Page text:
No 1045, District 25, Under The United Grand Lodge of New South Wales & ACT Australia [Views herein does not necessarily reflect those of LJR 1045 & UGL NSW & ACT.]

Monday, February 8, 2010

All Work Is Worthy

[Presented By: R.W. Bro. Douglas Franklin, Past DDGM, Ottawa District 1]

I feel privileged to be brought up believing that all work is worthy. From the most humble tasks to massive, earth-changing feats, all work should be valued. I can appreciate a spotless public washroom, and the attitude of those who take their cleaning work seriously. Like you, I can also appreciate well-crafted entertainment. I can even admire a well-written contract.

On becoming a Mason, I became impressed by the teamwork in a Lodge. Dozens of jobs to do, and dozens of Brethren to tell the Secretary how to do them!

We speak about a Lodge at work. Our Work—the ritual and rubrics—is still at the very heart of our Craft. We soon recognize that a successful Lodge engages many of its Brethren in degree work, through the regular progression of officers in the chairs, through members’ nights, step-up nights, and Past Masters’ nights. It is a plain truth in the life of a Lodge that the more the work is spread, the stronger the Lodge will be. A Lodge can certainly get by if every Brother taking part in a degree knows his work. But, a Lodge will flourish if Brethren learn more than is expected of them. For instance, all Master Masons should learn and deliver ritual work.

Sharing in Lodge work also means putting on festive boards and entertainment, convening special events and ladies nights, as well as fundraising. Some of the Brethren, who are not inclined to do degree work, shine in other areas. We should respect them for this, and thank them for their efforts. How often do we actually take a moment, and tell them we appreciate their work? We have heard it said, over and over, that anything you may feel disposed to give will be thankfully received and faithfully applied. My Brethren, I believe that this also applies when a Mason gives something perhaps even more precious today than his money—his time and efforts. Whatever it is, whether arranging a gala evening or auditing the Lodge books, requires particular skills and dedication.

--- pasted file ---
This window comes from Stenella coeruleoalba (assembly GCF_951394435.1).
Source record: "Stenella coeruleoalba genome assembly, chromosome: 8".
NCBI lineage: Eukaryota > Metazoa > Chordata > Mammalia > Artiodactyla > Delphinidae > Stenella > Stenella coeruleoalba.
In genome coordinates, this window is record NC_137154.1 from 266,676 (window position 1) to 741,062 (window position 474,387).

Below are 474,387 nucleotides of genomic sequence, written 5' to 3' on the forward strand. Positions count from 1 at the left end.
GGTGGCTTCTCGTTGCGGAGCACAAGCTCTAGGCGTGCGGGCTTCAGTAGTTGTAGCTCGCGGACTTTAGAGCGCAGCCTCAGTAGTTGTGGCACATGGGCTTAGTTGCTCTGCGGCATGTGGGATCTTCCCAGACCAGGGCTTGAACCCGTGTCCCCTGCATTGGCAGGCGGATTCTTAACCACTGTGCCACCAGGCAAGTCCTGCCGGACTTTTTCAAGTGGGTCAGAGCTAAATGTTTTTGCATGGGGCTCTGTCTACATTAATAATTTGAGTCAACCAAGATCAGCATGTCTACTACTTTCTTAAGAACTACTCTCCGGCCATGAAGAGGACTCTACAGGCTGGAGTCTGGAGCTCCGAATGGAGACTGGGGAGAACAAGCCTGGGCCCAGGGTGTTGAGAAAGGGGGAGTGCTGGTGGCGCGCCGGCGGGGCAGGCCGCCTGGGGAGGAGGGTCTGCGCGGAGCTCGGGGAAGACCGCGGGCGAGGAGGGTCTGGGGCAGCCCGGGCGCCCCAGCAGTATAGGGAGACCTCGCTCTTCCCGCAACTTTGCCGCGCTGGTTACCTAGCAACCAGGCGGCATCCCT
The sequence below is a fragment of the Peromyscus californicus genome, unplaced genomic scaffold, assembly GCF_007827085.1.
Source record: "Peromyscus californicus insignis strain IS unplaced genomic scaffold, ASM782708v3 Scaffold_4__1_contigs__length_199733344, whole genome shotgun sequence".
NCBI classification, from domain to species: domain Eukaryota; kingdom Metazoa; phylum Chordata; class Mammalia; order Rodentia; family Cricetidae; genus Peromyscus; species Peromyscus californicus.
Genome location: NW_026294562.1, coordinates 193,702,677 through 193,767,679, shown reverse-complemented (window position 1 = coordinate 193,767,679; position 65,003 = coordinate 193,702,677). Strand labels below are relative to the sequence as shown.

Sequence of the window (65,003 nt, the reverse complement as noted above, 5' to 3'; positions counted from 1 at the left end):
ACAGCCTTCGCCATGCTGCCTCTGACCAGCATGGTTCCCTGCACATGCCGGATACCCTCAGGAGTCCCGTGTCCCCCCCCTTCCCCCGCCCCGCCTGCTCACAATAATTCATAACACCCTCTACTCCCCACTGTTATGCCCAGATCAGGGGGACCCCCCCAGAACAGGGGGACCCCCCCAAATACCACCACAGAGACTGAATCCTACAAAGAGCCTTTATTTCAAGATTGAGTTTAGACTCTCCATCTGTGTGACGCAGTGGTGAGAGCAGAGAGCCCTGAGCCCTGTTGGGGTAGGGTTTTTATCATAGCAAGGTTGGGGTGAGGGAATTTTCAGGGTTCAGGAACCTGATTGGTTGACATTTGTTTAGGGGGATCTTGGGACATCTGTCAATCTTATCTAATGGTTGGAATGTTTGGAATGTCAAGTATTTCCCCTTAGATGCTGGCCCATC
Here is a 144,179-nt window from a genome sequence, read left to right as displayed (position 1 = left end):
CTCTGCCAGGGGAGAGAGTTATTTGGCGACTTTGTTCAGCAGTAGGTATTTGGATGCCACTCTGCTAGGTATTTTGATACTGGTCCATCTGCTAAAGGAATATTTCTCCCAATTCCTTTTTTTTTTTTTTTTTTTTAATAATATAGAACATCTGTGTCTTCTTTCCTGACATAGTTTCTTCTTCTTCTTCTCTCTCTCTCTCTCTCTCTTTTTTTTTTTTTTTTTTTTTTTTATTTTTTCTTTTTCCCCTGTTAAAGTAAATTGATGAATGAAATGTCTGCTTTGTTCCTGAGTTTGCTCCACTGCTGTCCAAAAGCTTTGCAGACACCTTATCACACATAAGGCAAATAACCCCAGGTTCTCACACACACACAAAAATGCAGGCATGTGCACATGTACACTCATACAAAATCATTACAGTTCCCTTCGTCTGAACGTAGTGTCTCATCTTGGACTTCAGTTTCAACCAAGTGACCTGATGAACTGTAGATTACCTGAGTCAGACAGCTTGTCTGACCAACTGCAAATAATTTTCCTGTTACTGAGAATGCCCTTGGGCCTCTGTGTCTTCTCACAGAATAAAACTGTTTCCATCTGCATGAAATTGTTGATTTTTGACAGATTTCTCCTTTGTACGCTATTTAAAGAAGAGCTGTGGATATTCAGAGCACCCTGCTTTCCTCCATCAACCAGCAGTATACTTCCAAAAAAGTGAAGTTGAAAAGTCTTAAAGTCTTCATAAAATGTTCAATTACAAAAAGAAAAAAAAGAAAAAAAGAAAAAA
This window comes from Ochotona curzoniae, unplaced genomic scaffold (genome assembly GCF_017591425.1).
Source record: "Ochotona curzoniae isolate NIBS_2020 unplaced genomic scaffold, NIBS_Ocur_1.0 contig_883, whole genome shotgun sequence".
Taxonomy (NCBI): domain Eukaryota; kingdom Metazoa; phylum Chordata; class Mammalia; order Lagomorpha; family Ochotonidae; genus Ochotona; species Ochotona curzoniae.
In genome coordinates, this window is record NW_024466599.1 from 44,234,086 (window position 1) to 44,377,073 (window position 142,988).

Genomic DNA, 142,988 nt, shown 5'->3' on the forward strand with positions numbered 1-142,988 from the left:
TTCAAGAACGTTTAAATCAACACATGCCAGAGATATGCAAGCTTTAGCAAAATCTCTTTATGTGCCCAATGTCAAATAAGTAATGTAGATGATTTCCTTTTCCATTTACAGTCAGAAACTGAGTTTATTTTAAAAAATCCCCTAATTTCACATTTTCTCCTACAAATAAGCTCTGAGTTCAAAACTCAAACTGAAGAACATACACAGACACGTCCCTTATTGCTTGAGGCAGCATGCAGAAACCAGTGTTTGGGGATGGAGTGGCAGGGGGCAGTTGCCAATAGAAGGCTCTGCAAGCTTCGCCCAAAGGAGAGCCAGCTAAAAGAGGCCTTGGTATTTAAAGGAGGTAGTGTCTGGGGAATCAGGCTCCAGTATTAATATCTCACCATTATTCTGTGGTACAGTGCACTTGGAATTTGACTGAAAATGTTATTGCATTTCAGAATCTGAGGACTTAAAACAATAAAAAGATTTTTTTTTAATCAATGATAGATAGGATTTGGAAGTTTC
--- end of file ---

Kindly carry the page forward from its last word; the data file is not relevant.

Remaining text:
How often do we say to a Brother, after an excellent delivery of ritual, “Good work!” or “Well done!”? Surely we can also express our thanks for a good meal, or say to a Brother who has given his best for his Lodge, “I appreciate what you are doing.” It only takes a moment, but it will be remembered for a long time.

I would like to share with you a true story of Masonic work—both humble and great at the same time.

I once visited a lodge in another jurisdiction, and noticed that a Past Grand Master was sitting as Junior Steward. Surely, I thought to myself, he’s just filling in for the evening. Wrong. I looked at the summons and saw that the Most Worshipful Brother was indeed Junior Steward. “Oh”, I said to myself, “A really high-class recycling job.” Wrong again. Our Junior Steward did his degree floor work and delivered his ritual part with grace and aplomb.

At the close of Lodge, I wanted to introduce myself to the Junior Steward and compliment him on his work, but I was cut short, as he told me he had to be at the festive board that was about to start. The esteemed Brother would no doubt be at the head table. How wrong could I be! With his Senior Steward and other Brethren, he helped to serve the meal. “They must be short of help,” I said to myself. There he was, with a coffee pot in his hand, greeting his Brethren and serving them, with a smile.

Following the Junior Warden’s Toast, I finally had an opportunity to chat with the Most Worshipful Brother. His positive outlook and self-effacing sincerity were most refreshing. Yes, he agreed to serve as Junior Steward for a year, not because his Lodge had to recycle Past Grand Masters, but because his Brother, the one appointed to be in this office, was serving his country, in the Royal Canadian Navy, on duty in the Middle East. “I am also doing this,” he quietly told me, “to value his work. He is putting his life on the line as my Brother, the least I can do is a reasonable job for him in Lodge.”

Forever, I will carry this with me as a living Masonic example of my belief that, “All work is worthy.”

*Reprinted from The Newsletter of the Committee on Masonic Education, Vol 19 No 4.

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